We all succeed when we all succeed.

This adage from Labor Secretary Tom Perez found a fitting place this summer on the Labor Day 2015 website hosted by the U.S. Department of Labor.

It belongs there.

Ensuring the success of the people who work for us really should be a central focus of every Labor Day celebration. After all, we’re not just marking the unofficial end of summer vacations this week. Instead, we should be acknowledging the fact that our workers are the lifeblood of our organizations.

I’m proud of the way LeadingAge celebrated Labor Day.

We didn’t hold a parade. But we did publish 2 very important, evidence-based guides outlining the core competencies that are required to be a successful personal care attendant and mid-level manager across the continuum of care and services in the field of aging services.

Our competency development guides, developed in collaboration with the LeadingAge Workforce Cabinet, are designed to help aging services organizations celebrate their workers by giving those workers the tools they need to succeed.

That success is really important, as Tom Perez’s 7-word maxim so aptly points out:

We all succeed -- including our workers, our organizations, older consumers, and their families-- when we all succeed.

4 Reasons I’m Proud

The competency development guides for personal care attendants and mid-level managers come at a time when the long-term care workforce is in great need of strengthening. 

I’m really proud of our work for 4 reasons:

  1. The competencies identified in our guides are backed by research. CFAR conducted a thorough review of the current literature about competencies for personal care attendants and mid-level managers. Members of the LeadingAge Workforce Cabinet carefully reviewed this research and used their professional experience and expertise to ensure that the competencies were reflective of the demands of our field and would be useful to a variety of audiences.

  2. The competency guides were developed in a very deliberate manner. It took more than 2 years for CFAR and the Workforce Cabinet to develop these 2 guides. And the work didn’t take place exclusively in a conference room. Once the competencies were drafted, cabinet members held focus groups around the country with the leaders of LeadingAge member organizations and with personal care attendants and mid-level managers working in those organizations. They wanted to make sure that the competencies were realistic and meaningful. They revised the competency guides based on the feedback they received.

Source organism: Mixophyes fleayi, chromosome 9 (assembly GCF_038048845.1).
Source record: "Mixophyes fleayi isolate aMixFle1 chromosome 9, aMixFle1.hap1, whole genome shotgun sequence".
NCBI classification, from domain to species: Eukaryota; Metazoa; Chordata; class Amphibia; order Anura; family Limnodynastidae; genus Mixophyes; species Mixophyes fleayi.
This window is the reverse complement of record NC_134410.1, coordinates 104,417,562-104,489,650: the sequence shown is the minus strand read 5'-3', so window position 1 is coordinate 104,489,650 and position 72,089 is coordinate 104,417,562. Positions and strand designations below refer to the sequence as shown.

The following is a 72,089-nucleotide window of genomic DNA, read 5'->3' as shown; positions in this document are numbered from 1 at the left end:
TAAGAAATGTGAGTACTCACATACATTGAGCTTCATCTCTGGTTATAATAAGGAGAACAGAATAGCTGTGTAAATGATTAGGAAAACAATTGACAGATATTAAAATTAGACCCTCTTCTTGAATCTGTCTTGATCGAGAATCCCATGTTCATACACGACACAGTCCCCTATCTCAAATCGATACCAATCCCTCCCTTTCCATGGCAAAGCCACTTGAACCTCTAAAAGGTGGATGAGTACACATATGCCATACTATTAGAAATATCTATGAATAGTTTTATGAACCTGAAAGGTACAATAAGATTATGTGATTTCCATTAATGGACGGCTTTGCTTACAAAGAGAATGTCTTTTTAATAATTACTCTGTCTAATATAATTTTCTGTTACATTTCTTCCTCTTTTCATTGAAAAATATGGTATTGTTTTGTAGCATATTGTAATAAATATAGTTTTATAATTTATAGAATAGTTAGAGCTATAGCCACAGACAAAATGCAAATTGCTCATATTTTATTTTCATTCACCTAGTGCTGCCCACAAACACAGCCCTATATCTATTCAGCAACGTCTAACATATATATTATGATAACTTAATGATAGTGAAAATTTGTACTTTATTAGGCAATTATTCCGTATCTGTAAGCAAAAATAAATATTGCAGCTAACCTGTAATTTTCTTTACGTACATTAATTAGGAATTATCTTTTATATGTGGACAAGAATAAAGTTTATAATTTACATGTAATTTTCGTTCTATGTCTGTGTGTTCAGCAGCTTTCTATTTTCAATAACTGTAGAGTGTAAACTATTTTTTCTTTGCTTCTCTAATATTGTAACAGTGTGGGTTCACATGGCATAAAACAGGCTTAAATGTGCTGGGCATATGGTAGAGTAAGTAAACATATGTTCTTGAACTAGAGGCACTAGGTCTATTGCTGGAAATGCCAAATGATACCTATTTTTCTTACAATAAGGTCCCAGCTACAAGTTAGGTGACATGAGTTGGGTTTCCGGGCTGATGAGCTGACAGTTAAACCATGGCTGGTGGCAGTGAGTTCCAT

3. The guides send a very important message. The competency development guides tell our colleagues in the field of aging, our health care partners, and older consumers and their families, that we value our workers, view them as professionals, and are willing to invest in helping them be the best they can be. That message raises our workers to a new level in their own eyes and in the eyes of the public. But it also raises the credibility of your organization and reassures consumers and their families that they chose well when they selected you as their provider of services and supports.

  4. Educators are on board. The CFAR staff shared both sets of competencies at a number of prestigious professional meetings, including the annual meetings of the Association of Gerontology in Higher Education and the Gerontological Society of America. Our guides received enthusiastic support at both meetings. Community colleges, in particular, have expressed serious interest in integrating both sets of competencies into the curricula they use to train personal care attendants and mid-level managers in our field. 

Next Steps

The Center for Applied Research will be working hard over the next several months to create a broad-based initiative around the core competencies for personal care attendants and mid-level managers.

We plan to continue meeting with educators to raise awareness about the competencies and to explore ways to incorporate them into training programs that can help personal care attendants and mid-level managers excel at what they do.

We’ll also be helping LeadingAge members put the competencies to work in their organizations. We’re hoping that members will follow the example of Workforce Cabinet Co-Chair Fran Kuhns, who has used the competencies to evaluate the education, care partner development, and skills training at WRC Senior Services, and to evaluate the job descriptions in use there.

Most importantly, Fran recommends using the core competencies as a basis for ongoing strategic planning.

“If you have strategic plans around expansion or adding new services or enhancing your buildings or renovating, and you don’t have something in your plan that speaks to the investment you’ll make in workforce development, education and training, you’re not going to get anywhere,” she recently told LeadingAge Magazine.

I couldn’t have said it better myself.